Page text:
For the first time, solar panels generated ten percent of EU-27 electricity during their peak months of June and July with 39 TWh this year, up from 28 TWh in the reference period in 2018. The EU saw solar generation increase by 5.1 TWh between June-July 2020 and 2021, a larger year-on-year change than in 2020 (+3.1 TWh) or 2019 (+2.6 TWh), according to an analysis by UK based energy think tank Ember.
Eight European Union countries set a new solar record share during the summer peak this year: Estonia, Germany, Hungary, Lithuania, Netherlands, Poland, Portugal and Spain. Seven EU countries generated over a tenth of their electricity from solar panels in June-July 2021, with the Netherlands (17 %), Germany (17 %), Spain (16 %), Greece (13 percent) and Italy (13 %) leading the way, says the report. The Ember data showed Germany maintained the largest share of solar power production in the region, going from 11.5 TWh to 13.4 TWh during the summer period in 2021.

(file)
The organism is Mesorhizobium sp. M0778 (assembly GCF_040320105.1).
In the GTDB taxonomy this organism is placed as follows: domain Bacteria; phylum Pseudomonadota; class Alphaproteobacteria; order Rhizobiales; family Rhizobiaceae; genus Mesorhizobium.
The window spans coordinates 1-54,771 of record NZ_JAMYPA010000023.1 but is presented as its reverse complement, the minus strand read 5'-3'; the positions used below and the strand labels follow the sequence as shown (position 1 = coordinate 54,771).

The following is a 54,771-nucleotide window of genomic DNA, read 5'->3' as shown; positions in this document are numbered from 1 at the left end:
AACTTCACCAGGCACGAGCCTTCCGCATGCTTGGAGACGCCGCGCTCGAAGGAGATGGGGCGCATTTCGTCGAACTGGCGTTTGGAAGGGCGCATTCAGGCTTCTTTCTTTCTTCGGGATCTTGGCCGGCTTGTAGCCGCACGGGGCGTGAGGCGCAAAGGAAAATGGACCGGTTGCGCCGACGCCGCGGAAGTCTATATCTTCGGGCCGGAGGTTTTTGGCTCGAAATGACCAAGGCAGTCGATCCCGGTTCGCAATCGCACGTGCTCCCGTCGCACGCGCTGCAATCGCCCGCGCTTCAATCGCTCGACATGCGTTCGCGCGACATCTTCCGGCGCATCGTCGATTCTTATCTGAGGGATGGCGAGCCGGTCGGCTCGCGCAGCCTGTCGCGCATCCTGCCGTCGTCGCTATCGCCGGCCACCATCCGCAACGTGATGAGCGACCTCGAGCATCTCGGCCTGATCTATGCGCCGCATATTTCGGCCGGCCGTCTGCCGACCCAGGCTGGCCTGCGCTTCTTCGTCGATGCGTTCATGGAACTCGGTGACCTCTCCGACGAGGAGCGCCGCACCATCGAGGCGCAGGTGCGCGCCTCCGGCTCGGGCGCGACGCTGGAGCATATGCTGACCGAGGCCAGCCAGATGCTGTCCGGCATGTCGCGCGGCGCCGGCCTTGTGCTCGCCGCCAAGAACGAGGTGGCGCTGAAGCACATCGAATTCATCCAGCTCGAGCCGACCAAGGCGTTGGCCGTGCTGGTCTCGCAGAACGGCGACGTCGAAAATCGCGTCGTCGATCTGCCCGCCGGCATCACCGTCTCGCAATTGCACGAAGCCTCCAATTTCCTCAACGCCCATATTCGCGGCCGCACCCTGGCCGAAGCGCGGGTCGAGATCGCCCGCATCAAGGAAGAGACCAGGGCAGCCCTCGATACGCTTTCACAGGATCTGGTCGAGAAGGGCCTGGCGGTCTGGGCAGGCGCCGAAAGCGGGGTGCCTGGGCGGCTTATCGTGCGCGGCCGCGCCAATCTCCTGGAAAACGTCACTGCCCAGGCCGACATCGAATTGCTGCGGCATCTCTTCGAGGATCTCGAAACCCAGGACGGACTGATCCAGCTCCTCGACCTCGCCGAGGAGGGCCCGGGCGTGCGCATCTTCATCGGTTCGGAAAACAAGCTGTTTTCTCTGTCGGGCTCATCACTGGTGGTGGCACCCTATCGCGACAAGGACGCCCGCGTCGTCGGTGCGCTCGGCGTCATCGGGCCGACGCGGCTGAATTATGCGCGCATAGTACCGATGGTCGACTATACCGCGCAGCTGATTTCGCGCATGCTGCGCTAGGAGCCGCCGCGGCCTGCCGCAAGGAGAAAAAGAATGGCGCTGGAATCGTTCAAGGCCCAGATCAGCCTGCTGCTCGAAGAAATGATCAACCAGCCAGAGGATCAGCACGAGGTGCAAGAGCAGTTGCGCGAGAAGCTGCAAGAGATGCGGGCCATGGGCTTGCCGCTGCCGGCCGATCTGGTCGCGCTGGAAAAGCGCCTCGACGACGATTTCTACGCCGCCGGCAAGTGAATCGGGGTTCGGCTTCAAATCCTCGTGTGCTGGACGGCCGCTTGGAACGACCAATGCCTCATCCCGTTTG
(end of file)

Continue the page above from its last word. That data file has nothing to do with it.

Hungary has quadrupled its solar share since June-July 2018 (from 3 percent to 12 percent). For the first time, the country’s solar electricity generation overtook coal power – a milestone that had already been reached the previous year in Greece and Portugal. The Netherlands and Spain have doubled solar power generation. Estonia and Poland have gone from near-zero solar in 2018 to 10 percent and 5 percent respectively in June-July 2021.
Despite recent gains, the EU’s electricity generation from solar panels still remains less than from coal power plants, which generated 14 percent of EU electricity in June-July 2021. The EU-27 has added 14 TWh of solar generation every year on average in the last two years, says the study: However, according to the report, the annual growth in the next decade must double to 30 TWh in order to meet 2030 climate targets set by the European Union.